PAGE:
Open question for the Dugout: Is there a past year you'd be especially interested in revisiting during next season's Game of the Day posts? I'll plan to take the offseason as a break, I think, and work on some other projects that have been patiently awaiting my attention (some of which may get posted about). But I'll also plan to be back next year with 2013's best daily games, and with another year's as well. Barring any specific requests, I'll probably just do 2010, but if there's some kind of consensus preference, I'm open to any of the other seasons for which B-R has complete info, which I believe would be 1974 and onward.


Do you have this set up in some kind of database? If it's easily accessible I'd love to see this with a "best of" from that period each day. So one day might be a 1977 Royals-Indians game and the next would be a 2002 Red Sox-Mariners game with different names and blasts from the past.

Other than that I'll throw out a general call for any year from the 70s/80s. I think it would be fun to see different names and I suspect a lot of us would have recollections of various players involved that would be interesting to read.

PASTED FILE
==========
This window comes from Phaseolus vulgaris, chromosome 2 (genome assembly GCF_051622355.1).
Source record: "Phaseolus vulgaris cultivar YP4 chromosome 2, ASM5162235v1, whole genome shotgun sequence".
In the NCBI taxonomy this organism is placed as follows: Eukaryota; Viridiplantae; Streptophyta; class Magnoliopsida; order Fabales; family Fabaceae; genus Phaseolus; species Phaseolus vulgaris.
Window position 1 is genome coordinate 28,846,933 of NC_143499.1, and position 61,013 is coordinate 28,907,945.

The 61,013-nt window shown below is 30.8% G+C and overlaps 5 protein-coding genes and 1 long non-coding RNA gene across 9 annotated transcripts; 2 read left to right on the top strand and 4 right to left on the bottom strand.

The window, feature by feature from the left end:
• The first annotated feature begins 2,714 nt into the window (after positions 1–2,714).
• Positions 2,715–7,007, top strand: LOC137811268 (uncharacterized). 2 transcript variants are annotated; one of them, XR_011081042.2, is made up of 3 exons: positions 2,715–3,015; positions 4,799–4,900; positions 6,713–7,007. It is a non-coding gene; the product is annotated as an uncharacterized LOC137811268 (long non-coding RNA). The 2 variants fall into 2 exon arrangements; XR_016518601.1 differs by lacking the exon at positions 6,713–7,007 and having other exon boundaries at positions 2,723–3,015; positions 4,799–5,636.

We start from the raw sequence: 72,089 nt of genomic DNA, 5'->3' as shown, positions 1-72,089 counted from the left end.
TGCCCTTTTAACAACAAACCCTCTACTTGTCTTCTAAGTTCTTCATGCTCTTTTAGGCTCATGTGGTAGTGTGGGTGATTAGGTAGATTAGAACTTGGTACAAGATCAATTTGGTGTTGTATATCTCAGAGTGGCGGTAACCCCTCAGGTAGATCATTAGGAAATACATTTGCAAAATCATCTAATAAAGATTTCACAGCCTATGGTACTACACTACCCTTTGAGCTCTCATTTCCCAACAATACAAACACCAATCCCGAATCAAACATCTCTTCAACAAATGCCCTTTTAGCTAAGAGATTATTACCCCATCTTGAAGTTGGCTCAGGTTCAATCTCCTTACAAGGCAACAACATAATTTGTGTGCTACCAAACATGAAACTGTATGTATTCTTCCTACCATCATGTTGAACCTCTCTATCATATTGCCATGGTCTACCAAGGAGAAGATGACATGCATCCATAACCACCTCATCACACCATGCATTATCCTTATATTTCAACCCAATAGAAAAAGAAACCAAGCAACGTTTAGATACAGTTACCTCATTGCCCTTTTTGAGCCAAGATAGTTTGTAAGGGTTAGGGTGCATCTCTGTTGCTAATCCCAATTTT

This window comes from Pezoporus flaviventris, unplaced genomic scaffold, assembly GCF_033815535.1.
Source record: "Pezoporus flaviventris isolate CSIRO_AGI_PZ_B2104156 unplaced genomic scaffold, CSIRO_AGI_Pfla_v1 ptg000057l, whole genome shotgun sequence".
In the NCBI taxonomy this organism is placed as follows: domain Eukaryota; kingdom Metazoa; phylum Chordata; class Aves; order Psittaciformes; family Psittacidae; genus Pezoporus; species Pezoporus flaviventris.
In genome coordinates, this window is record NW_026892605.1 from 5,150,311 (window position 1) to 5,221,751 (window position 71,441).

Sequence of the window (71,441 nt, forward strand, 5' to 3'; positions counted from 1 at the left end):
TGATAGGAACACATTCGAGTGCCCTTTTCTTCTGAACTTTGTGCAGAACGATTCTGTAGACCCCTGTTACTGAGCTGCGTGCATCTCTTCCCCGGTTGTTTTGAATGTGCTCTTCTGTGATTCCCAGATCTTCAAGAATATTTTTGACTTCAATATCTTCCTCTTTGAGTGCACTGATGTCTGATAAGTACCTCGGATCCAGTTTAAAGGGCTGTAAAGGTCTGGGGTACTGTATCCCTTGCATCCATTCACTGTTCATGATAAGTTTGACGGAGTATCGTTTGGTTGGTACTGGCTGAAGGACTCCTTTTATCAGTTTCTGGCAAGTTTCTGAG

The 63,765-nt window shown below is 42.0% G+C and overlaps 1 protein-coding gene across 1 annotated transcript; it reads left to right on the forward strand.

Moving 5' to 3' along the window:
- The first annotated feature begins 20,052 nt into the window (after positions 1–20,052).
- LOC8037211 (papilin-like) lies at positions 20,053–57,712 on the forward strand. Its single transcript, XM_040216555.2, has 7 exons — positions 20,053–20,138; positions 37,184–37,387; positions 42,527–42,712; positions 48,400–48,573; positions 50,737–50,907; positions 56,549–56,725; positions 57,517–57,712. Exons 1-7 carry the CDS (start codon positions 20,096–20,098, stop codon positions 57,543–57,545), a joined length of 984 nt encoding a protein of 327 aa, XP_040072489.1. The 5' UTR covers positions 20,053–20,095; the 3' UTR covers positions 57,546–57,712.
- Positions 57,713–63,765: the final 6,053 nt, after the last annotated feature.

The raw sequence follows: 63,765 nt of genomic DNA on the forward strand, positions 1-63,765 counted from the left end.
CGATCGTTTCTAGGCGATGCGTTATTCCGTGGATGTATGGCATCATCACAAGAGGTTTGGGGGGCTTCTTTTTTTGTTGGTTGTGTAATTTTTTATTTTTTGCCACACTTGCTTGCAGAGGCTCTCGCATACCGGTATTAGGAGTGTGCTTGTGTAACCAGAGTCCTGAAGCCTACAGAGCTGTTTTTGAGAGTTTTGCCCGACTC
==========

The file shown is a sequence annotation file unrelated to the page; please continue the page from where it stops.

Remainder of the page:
Just want to add that I really love this stuff. I don't comment on it a lot but you do a terrific job with these posts. Thanks a lot.

Manager: Roy "Hardrock" Johnson


Man did I read that nickname wrong the first time.
   9. Eric J can SABER all he wants to Posted: October 01, 2012 at 02:02 PM (#4250069)
Do you have this set up in some kind of database? If it's easily accessible I'd love to see this with a "best of" from that period each day. So one day might be a 1977 Royals-Indians game and the next would be a 2002 Red Sox-Mariners game with different names and blasts from the past.

Not really; I'm manually entering the necessary data (which isn't a whole lot, thanks to B-R) for each day's games. Doing that for all past games on a given day would be pretty time-prohibitive.